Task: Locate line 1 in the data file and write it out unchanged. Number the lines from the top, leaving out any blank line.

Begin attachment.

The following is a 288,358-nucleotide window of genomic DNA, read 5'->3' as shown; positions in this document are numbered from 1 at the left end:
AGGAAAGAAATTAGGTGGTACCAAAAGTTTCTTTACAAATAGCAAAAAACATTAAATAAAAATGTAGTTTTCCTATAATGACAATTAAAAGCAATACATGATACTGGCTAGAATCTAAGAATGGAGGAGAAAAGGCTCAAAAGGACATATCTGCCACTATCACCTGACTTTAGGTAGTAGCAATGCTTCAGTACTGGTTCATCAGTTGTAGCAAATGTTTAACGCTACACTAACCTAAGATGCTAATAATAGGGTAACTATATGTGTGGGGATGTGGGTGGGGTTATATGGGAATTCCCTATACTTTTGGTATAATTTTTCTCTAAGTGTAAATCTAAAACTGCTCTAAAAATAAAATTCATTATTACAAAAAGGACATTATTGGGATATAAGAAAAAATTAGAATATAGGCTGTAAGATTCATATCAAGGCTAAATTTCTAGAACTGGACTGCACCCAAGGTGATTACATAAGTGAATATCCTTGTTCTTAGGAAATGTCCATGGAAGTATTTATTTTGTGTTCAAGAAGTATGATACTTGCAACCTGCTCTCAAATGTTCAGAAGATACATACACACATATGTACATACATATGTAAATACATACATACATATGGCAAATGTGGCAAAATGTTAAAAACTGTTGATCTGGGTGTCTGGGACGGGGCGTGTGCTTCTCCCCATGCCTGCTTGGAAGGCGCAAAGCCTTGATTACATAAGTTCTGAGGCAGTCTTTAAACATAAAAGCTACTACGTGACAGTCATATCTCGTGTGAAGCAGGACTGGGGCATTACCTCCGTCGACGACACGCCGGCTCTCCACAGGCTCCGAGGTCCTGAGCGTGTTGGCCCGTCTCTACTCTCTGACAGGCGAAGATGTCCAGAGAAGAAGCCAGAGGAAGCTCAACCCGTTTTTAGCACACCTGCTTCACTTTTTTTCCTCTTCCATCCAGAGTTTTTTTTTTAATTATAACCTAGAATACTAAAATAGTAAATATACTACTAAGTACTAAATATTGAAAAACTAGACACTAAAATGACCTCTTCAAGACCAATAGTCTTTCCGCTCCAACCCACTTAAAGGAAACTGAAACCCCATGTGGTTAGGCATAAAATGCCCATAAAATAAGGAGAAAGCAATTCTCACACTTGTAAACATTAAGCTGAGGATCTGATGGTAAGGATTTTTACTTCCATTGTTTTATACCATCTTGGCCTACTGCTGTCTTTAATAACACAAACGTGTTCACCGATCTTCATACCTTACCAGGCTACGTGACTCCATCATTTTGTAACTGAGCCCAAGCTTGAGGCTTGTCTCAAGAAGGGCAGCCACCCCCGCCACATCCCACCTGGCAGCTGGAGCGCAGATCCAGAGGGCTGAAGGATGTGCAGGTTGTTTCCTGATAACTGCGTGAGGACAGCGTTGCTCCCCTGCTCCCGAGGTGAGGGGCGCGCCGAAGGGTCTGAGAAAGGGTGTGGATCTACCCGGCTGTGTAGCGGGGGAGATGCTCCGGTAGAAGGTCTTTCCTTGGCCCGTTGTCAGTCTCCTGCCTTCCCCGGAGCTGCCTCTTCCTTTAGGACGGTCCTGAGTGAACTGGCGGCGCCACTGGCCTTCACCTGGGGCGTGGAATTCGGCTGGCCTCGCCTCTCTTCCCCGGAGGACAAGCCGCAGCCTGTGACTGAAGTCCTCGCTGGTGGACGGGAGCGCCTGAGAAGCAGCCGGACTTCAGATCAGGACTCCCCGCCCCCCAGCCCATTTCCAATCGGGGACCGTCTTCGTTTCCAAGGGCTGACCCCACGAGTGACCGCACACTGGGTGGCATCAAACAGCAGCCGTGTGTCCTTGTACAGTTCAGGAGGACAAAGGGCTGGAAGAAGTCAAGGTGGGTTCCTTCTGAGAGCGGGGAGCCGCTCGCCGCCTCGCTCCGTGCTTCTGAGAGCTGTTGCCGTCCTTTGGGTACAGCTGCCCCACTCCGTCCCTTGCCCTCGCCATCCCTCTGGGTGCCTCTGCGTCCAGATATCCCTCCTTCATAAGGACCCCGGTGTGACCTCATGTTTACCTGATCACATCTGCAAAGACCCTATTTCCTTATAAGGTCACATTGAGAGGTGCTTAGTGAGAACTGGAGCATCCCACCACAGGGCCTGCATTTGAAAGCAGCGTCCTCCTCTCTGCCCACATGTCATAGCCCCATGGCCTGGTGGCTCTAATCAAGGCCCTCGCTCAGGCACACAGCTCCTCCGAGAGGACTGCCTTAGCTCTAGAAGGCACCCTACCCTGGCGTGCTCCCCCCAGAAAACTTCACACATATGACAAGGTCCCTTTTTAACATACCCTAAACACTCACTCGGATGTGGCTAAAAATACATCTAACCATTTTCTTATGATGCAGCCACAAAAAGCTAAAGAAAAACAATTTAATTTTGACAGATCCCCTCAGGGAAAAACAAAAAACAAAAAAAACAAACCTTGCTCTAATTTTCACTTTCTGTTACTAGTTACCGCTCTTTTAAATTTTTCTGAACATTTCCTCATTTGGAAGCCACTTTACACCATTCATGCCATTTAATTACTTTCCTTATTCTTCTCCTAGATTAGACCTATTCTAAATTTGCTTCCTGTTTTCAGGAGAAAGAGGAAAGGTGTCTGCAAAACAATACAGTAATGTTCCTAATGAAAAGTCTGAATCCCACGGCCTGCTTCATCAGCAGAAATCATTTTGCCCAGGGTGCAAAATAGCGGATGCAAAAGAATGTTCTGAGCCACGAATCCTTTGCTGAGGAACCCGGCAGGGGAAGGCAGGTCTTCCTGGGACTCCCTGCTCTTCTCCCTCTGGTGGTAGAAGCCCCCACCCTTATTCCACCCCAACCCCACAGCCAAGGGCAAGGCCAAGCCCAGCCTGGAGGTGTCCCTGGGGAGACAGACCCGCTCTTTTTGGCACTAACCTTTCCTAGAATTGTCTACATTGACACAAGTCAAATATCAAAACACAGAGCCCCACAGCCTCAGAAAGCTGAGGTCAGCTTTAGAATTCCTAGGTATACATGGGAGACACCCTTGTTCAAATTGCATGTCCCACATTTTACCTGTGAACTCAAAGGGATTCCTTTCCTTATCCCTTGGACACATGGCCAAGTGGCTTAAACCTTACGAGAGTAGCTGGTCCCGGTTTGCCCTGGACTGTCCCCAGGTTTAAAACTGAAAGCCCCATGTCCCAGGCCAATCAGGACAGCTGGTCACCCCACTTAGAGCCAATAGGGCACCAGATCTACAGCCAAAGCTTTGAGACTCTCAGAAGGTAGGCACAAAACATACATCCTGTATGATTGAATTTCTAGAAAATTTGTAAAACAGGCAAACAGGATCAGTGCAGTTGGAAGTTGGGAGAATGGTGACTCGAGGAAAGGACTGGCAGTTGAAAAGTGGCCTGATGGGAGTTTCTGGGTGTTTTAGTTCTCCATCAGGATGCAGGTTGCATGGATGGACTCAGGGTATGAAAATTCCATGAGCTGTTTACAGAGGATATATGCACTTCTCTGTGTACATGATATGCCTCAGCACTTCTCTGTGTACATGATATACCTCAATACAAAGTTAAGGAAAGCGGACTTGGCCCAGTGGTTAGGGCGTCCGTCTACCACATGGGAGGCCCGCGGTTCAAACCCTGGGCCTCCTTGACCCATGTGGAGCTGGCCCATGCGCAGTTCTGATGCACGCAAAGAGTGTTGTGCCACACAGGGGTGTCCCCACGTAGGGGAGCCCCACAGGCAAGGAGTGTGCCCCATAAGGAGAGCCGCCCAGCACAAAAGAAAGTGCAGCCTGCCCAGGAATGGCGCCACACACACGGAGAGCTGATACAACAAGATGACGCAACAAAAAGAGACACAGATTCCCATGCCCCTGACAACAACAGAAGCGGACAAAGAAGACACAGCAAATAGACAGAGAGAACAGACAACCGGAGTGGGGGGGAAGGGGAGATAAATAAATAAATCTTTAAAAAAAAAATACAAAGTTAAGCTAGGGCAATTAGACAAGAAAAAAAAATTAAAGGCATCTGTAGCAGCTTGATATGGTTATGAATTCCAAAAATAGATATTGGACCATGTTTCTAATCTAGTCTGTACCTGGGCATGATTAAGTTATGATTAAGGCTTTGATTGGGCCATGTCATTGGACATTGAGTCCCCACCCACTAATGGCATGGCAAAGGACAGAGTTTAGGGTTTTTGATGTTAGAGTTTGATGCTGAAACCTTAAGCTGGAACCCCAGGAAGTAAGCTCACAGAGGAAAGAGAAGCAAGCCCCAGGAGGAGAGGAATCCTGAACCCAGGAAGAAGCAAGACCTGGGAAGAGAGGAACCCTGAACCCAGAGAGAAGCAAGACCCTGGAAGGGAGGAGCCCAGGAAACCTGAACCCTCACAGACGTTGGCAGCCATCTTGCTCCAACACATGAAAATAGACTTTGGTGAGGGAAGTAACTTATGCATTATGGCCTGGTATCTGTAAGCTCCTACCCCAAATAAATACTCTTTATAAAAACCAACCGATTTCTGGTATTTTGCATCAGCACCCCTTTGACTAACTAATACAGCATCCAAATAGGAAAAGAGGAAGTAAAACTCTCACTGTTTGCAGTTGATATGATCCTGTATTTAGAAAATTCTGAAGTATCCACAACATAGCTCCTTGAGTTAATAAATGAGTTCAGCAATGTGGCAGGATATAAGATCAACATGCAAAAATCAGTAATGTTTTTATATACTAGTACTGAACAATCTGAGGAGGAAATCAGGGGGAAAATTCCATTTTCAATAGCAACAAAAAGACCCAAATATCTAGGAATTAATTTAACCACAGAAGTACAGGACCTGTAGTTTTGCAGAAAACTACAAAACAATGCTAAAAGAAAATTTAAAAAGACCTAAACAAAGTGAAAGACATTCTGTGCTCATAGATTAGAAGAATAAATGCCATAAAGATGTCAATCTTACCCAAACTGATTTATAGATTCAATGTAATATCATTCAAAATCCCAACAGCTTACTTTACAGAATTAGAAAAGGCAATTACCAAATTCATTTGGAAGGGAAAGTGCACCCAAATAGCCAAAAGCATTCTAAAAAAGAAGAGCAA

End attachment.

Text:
The following is a 288,358-nucleotide window of genomic DNA, read 5'->3' as shown; positions in this document are numbered from 1 at the left end: